And he went back into the kitchen and got himself a...butcher knife! He come out and snip-snap; slip-slap! He cut Tailypo's tail clean off.
Then, the old man he went back to the kitchen and got himself a fry pan and he took that tail and flip-flop/ flippity-flop! He ate that tale blood and bone.
Now I haven't met any swamp critters myself mind you...but I don't think I could have eaten that tale. And, poor ole Tailypo, he just run off into the wood on those little bitty legs of his. (boogidy-boogidy-boogidy) Well, if you can call them things...legs!
Then, that old man went back to bed...and he slept.
It was long though before a moon rose up over that mountain. And. just as it did, it hid behind a tall oak tree...and there was darkness everywhere. And if you listened real careful you could hear..."Tailypo, Tailypo, I want my Tailypo" And that sound...that sound...it hurt!
Why it wasn't long before that sound was standin' right outside that old man's door. (louder) "I want my Tailypo!"
Old man woke up. "What is that sound I hear. Why that sound is a gray sound...that sound don't have no bottom to it." So, he reached under his bed where he kept his three fine hound dogs. "Here, Dogs!"
Those hound dogs jumped up and they started chasing Tailypo. Tailypo ran and ran until kersplash-a! He jumped right into that swamp. Right over his head...well, if you can call that thing a head!
The old man rounded up his dogs and went back to bed...and he slept. But it wasn't long before that moon that I was tellin' you about? Well, this was this cloud, like a hand that come over it and everything was in darkness. And if you listened you could hear a sound, a sound comin' in on little cat's feet..."Tailypo, Tailypo, I want my Tailypo! I'm a comin' closer...comin' closer!" It wasn't long before that sound was standin' at the foot of that old man's bed, (louder) "I want my Tailypo!"
Old man looked up. "How come? How come you most curious critter? How come you a standin' at the foot of my bed. Why your shape is a gray shape...why that shape don't have no bottom to it." And, with that he called for his three fine hound dogs. Those hound dogs come out like greased lightin'. They grabbed hold of that Tailypo's rear end and off all four of them went (brow-wow-woww!) All the way down to the swamp...where that most curious critter...lives. Well, dogs don't know...they just be...The old man waited for dog to come back...but they never came back. So he went back to bed...and he slept...and he slept.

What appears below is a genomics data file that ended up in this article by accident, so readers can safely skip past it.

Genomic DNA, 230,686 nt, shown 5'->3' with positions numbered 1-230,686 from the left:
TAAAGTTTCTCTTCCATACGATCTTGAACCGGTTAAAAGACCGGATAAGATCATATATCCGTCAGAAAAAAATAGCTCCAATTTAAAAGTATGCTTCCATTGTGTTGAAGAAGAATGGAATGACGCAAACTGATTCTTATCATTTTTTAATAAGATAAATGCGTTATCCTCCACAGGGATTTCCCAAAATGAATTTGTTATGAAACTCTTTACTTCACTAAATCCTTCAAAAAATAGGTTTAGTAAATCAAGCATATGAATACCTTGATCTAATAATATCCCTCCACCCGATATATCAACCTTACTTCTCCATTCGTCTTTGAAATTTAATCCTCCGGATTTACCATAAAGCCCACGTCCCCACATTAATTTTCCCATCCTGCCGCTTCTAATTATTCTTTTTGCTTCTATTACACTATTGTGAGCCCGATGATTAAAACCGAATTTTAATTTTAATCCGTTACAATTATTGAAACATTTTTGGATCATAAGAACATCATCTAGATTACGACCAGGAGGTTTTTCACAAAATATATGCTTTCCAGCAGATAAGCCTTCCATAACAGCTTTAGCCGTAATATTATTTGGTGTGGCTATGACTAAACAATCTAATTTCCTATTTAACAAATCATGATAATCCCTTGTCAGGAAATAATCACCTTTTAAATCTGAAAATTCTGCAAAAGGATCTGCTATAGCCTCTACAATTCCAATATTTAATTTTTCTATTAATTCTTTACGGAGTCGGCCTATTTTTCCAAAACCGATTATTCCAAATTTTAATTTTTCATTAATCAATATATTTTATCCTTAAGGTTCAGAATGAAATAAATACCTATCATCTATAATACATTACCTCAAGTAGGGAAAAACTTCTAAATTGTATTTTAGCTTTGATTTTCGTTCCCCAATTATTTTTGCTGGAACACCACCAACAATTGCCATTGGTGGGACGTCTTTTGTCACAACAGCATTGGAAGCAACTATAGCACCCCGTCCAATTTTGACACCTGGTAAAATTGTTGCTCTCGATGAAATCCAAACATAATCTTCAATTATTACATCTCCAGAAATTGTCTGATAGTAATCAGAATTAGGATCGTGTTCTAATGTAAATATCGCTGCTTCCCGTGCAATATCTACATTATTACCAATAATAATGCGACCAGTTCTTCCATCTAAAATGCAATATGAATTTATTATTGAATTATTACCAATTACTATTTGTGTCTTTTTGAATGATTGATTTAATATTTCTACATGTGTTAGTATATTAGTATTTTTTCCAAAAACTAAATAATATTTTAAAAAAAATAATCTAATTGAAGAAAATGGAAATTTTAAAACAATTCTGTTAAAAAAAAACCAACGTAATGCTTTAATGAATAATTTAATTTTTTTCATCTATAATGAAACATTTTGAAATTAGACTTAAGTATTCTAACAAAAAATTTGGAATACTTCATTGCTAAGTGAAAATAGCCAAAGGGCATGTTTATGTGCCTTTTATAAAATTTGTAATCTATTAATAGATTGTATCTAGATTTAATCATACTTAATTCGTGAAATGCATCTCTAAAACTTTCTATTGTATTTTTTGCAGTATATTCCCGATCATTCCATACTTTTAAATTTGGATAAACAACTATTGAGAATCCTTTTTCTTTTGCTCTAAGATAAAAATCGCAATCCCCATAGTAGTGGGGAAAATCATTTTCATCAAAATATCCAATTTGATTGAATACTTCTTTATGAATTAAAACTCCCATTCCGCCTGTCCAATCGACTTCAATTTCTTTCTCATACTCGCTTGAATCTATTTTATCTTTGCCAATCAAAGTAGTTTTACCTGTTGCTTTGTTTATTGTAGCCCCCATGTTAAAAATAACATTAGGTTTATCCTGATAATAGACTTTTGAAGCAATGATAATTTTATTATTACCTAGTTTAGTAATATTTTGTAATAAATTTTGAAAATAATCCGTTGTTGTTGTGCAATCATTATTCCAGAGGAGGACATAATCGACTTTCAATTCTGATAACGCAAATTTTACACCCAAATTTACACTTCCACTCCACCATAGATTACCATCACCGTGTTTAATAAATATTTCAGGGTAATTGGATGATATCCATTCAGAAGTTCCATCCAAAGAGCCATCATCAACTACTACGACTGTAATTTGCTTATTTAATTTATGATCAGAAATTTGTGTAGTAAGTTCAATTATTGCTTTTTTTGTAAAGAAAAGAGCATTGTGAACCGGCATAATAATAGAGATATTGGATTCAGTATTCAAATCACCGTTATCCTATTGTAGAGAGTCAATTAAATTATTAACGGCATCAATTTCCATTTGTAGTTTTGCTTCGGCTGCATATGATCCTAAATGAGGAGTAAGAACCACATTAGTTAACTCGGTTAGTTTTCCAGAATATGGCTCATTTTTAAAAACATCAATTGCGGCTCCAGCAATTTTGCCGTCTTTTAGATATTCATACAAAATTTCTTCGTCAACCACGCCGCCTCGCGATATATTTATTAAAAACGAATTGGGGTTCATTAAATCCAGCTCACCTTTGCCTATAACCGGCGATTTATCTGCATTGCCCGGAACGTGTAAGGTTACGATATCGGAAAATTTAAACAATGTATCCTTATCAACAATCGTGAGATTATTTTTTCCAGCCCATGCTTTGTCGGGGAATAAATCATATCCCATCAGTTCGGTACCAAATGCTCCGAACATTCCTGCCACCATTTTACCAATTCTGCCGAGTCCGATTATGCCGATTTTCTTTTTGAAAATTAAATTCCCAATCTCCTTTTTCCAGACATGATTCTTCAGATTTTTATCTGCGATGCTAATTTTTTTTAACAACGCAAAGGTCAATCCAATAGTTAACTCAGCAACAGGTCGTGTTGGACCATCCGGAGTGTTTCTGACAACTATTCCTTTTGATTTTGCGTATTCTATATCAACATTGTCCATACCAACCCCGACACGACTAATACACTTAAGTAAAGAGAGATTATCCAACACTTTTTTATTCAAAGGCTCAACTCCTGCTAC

Now, you remember that moon that I've been tellin' you about - well, it was there. It was! But there wasn't any light, 'cause all light had been gobbled up in the darkness. And, if you listened, listened real hard you hear, "Tailypo, Tailypo...I want my Tailypo. I'm comin' closer, comin closer. With the moon, with the moon, with the moon...darked out!"
It wasn't long before that sound was sittin' on that ole man. Ole man wakes up. "Who is that? Who is that starin' at me with them curious eyeballs?" Then, that ole man reached under his bed for his three fine hound dogs. "Here Dogs!" But, dogs don't know...they just be. "Where's my dogs?" Everything stopped. "Where's my dogs?" Everything listened. "Where's my daaaaaawgs?"
"Where's my Tailypo!"
Now, the people that lived down in the valley. They never saw that ole man again. But they do say that on a night when the moon is full, and there is cloud, like a hand, that comes over the moon. Well if you listen real hard you can hear, "Tailypo, Tailypo...I...got...my...Tailypo."
The following story is a variant of Tailypo that I tell called "The Hairy Toe."
The Hairy Toe
as told by Marilyn Kinsella
One day, Ol' Joe was working out in his garden. It was hot! Why it was so hot, he had to eat some chili peppers off the vine just to cool himself off. He took off his straw hat and with his red bandana handkerchief he wiped his shiny, bald head. Ol' Joe didn't live with anyone but himself. So he often talked to himself. Only one he to listen to was himself.
As he hoed the dried parched earth, he complained, "Dang blasted heat, burned my tomatoes, scorched my corn, boiled the potatoes right in the ground. Sakes and bother! Why, the cutter worms can't even find anything to eat. And, Joe, he was hungry, right hungry.
Well, there he was with his head bowed to the ground, just a hoein' and complainin', hoein' and complainin,' When all of a sudden, his hoe lit down on something hard.
"Dad-blamed roots! Fellow can't get a break around this place." So, he took his hoe and whacked it down real hard. Now, Joe thought he heard somethin' give a little yelp, but when he looked up, all he could see was that sun blarin' down at him.